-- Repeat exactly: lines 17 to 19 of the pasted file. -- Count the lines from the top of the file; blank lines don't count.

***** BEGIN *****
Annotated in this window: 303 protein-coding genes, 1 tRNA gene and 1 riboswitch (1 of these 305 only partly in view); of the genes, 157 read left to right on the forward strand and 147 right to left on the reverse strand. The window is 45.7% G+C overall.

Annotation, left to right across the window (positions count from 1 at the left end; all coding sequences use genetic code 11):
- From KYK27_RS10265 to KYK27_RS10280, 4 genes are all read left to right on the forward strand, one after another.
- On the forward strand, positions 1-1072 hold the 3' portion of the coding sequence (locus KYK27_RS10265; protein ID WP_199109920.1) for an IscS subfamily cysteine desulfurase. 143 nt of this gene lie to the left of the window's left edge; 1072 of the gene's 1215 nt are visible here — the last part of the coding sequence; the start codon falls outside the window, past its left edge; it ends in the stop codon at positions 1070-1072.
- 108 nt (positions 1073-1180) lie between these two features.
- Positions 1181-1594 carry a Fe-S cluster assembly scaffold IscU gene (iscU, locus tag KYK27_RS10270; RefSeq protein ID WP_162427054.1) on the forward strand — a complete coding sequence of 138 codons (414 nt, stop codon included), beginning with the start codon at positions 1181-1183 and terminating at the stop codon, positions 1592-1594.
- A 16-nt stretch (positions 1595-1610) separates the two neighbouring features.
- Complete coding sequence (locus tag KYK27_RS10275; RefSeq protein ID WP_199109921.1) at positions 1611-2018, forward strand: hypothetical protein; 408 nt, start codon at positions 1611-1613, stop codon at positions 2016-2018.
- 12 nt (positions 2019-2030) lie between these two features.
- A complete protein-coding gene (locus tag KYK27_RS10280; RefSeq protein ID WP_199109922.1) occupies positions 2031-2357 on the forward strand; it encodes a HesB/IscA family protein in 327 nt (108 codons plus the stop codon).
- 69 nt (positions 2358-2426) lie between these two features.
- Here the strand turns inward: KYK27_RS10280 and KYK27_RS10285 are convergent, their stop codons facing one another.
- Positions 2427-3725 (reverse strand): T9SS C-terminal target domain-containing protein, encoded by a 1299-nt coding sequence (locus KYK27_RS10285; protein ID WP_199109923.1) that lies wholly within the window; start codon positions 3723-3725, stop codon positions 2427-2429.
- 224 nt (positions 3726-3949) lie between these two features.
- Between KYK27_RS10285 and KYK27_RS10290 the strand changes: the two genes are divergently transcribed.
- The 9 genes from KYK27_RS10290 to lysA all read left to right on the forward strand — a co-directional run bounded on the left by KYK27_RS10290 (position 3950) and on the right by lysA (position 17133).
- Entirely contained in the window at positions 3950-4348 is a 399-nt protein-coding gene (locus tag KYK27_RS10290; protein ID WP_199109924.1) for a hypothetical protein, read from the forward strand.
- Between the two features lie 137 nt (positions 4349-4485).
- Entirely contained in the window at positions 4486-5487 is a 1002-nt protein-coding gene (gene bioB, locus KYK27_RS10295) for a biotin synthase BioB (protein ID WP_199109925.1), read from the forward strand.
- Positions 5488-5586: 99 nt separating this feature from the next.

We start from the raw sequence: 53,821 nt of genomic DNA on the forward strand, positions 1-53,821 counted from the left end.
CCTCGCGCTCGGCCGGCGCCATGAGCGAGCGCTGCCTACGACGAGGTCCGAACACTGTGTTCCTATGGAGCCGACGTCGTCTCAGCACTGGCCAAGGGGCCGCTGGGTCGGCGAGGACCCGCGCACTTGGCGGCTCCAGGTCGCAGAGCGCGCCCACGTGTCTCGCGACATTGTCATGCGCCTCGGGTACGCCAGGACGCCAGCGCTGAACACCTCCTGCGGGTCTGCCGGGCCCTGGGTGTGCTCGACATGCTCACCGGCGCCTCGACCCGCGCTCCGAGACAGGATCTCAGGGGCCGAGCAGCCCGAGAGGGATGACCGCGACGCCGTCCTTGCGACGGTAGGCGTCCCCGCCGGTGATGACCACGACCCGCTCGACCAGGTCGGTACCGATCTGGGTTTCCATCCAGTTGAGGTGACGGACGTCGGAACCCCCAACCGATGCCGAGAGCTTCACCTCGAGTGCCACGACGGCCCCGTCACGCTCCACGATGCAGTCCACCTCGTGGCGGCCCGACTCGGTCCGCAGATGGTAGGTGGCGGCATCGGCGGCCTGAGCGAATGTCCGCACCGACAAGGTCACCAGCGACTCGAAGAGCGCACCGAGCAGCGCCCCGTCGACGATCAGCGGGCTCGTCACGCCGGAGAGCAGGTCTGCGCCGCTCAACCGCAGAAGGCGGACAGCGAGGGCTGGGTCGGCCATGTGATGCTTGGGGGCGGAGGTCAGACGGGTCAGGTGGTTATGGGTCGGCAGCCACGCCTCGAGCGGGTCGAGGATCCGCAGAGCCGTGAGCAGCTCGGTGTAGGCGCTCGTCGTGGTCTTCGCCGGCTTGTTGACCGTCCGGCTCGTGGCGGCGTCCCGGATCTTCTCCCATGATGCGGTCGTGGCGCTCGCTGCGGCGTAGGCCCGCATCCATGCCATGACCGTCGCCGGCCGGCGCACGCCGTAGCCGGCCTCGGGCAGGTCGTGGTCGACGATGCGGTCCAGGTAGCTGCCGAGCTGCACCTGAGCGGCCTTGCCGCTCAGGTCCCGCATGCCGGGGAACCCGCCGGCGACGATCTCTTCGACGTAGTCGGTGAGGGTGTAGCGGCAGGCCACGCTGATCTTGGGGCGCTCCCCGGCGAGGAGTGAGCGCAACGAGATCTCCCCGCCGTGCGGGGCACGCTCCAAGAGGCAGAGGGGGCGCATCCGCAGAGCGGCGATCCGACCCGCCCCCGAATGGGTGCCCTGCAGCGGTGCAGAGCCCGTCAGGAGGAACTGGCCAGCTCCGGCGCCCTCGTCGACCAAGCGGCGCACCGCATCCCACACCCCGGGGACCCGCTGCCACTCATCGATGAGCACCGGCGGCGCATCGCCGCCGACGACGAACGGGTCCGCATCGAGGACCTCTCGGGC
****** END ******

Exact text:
- Entirely contained in the window at positions 3950-4348 is a 399-nt protein-coding gene (locus tag KYK27_RS10290; protein ID WP_199109924.1) for a hypothetical protein, read from the forward strand.
- Between the two features lie 137 nt (positions 4349-4485).
- Entirely contained in the window at positions 4486-5487 is a 1002-nt protein-coding gene (gene bioB, locus KYK27_RS10295) for a biotin synthase BioB (protein ID WP_199109925.1), read from the forward strand.